In August, we traveled to Iceland via a one-way flight from Denver. This, and a few future posts, will cover various aspects of this wonderful trip.
Iceland formed as an elevation of the ocean floor 20-24 million years ago and rises to 7,000 feet above sea level. The island was lifted by two forces: the separation of North American and Eurasian tectonic plates at the Mid-Atlantic Ridge, and a “hot spot” in the Earth’s mantel lying underneath Iceland.
According to Living Earth - Outline of the Geology of Iceland, the Mid-Atlantic Ridge “runs the length of the sea floor from the Arctic Ocean southwards past Africa.” Formed from the North American Plate and Eurasian plates, Iceland is slowly spreading, or “rifting”, along the Ridge.
The drifting or rifting rate is approximately 2 cm per year on average, but in reality the spreading is localized and a long time usually elapses between periods of drifting in a particular plate.
During rifting, magna normally rises to shallow depths within the crust to form intrusions, or less frequently reaches the surface in a single eruption or several eruptions during the rifting episode.
The mantel “hot spot” was crucial in Iceland's formation:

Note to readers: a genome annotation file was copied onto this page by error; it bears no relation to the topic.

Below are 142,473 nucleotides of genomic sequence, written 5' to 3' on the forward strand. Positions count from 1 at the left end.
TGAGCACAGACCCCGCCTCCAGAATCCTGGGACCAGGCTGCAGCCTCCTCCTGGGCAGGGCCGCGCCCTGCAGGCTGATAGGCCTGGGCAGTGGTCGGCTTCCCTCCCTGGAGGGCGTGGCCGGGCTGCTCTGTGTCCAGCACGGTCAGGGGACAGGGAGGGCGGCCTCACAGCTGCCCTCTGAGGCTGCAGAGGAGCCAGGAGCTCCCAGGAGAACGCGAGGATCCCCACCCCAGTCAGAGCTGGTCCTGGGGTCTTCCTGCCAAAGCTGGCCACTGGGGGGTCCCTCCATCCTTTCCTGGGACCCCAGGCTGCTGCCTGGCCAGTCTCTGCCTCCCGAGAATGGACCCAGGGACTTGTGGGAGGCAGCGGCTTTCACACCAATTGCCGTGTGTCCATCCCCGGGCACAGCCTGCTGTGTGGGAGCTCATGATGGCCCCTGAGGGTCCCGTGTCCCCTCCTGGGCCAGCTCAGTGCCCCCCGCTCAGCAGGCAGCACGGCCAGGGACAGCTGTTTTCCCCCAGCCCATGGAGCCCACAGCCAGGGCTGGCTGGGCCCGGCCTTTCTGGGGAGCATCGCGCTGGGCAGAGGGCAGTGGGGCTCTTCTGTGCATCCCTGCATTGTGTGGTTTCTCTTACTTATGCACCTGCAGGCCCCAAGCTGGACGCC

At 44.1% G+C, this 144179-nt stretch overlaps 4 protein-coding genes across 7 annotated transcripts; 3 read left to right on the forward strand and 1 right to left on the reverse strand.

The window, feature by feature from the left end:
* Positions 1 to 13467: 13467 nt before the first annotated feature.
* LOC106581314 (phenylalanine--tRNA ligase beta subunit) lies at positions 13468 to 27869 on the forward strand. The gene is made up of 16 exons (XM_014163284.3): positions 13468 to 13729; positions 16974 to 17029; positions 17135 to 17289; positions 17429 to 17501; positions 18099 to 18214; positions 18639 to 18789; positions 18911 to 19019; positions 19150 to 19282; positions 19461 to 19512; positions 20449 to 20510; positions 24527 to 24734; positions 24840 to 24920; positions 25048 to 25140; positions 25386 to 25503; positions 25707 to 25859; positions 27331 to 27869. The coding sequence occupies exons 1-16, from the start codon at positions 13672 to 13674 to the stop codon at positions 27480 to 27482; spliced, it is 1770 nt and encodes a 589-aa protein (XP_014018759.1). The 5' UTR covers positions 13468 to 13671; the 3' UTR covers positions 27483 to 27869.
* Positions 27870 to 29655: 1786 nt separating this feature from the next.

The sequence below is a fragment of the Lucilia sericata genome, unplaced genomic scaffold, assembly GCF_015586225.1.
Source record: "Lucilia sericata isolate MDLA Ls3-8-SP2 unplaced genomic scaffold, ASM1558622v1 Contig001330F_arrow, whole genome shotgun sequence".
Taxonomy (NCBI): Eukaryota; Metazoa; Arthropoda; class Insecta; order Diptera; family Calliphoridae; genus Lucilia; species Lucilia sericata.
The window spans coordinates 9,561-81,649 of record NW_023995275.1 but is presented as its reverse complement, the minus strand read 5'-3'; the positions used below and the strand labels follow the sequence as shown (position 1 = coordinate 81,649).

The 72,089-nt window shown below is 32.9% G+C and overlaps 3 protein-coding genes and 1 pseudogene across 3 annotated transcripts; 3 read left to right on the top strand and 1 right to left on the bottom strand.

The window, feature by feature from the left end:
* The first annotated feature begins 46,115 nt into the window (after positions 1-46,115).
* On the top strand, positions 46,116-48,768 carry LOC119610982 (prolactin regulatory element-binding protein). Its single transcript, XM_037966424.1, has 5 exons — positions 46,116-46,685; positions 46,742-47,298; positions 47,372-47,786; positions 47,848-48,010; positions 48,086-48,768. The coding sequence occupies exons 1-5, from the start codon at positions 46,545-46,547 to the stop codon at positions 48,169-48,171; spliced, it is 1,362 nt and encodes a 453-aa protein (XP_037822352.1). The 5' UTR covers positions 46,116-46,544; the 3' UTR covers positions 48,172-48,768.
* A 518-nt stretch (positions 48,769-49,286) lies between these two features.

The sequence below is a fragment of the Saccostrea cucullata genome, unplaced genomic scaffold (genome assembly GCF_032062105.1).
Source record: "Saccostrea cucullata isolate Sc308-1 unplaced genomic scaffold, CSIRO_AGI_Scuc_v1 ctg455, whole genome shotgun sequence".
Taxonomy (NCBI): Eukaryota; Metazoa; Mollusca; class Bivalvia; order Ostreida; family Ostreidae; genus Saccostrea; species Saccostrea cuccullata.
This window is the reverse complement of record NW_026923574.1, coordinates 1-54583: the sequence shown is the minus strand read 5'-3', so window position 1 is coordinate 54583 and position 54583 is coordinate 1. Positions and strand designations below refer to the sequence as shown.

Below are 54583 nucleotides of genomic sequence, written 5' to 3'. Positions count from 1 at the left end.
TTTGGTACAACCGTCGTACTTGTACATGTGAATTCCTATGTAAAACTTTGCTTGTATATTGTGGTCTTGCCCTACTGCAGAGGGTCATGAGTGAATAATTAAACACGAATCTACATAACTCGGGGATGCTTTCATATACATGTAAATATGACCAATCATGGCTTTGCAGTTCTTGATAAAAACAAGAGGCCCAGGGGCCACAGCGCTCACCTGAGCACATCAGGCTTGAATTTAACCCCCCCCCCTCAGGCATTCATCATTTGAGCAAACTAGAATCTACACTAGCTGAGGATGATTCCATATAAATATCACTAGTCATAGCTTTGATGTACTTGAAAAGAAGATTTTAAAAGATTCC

Only in certain locations are there hot spots underneath the oceans where magma production is sufficient to allow islands to form, among the most significant being Iceland, the Galapagos islands and the Hawaiian islands.
As important as the rifting zone is to world geology, it is also important in Iceland’s history. Following the age of Settlement, the Commonwealth began in 930 AD with the establishment of an assembly, the Alþingi, said to be the world’s longest continuously active parliament. Each summer, the country’s chieftains met at Þingvellir, located in the rift valley, to adjudicate and create new laws.
According to Karlsson’s A Brief History of Iceland, each chieftain (historically numbering from 36-48) “could require every ninth farmer subject to their authority to attend the session with them.” With about 4,500 farmers on the Iceland during the Commonwealth, at least 500 men would be present, often accompanied by their immediate families.
The chieftains would selected two advisers and together would sit in a circle of benches. At the center, “the Lawspeaker" would "presided over the proceedings.” Appointed for a 3-year term, the Lawspeaker “was to memorize and recite the laws of the land.”
At Þingvellir, Iceland’s influence on Tolkien's during the writing of The Hobbit and The Lord of the Rings was coming into view. A sense of Middle Earth pervades this dramatic supramarine island.
Ari Trausti Guomundsson, Halldor Kjartansson, George Douglas
Publisher: Reykjavík : Mál og menning, 2007.
Gunnar Karlsson (Author), Anna Yates (Translator)